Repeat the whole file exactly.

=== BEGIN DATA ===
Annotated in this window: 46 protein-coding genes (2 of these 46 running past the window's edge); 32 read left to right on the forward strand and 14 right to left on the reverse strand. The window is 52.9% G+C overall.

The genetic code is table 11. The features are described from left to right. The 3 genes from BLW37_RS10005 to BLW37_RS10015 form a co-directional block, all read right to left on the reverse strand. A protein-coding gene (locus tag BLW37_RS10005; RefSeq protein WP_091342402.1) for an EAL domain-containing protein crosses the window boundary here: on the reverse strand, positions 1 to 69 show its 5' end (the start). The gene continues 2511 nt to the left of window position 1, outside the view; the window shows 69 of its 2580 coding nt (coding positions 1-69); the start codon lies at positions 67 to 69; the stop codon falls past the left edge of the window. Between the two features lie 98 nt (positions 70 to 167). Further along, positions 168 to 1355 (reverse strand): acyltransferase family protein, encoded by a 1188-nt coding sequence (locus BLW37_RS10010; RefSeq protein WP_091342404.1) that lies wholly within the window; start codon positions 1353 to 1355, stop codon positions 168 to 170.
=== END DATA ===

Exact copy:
Annotated in this window: 46 protein-coding genes (2 of these 46 running past the window's edge); 32 read left to right on the forward strand and 14 right to left on the reverse strand. The window is 52.9% G+C overall.

The genetic code is table 11. The features are described from left to right. The 3 genes from BLW37_RS10005 to BLW37_RS10015 form a co-directional block, all read right to left on the reverse strand. A protein-coding gene (locus tag BLW37_RS10005; RefSeq protein WP_091342402.1) for an EAL domain-containing protein crosses the window boundary here: on the reverse strand, positions 1 to 69 show its 5' end (the start). The gene continues 2511 nt to the left of window position 1, outside the view; the window shows 69 of its 2580 coding nt (coding positions 1-69); the start codon lies at positions 67 to 69; the stop codon falls past the left edge of the window. Between the two features lie 98 nt (positions 70 to 167). Further along, positions 168 to 1355 (reverse strand): acyltransferase family protein, encoded by a 1188-nt coding sequence (locus BLW37_RS10010; RefSeq protein WP_091342404.1) that lies wholly within the window; start codon positions 1353 to 1355, stop codon positions 168 to 170.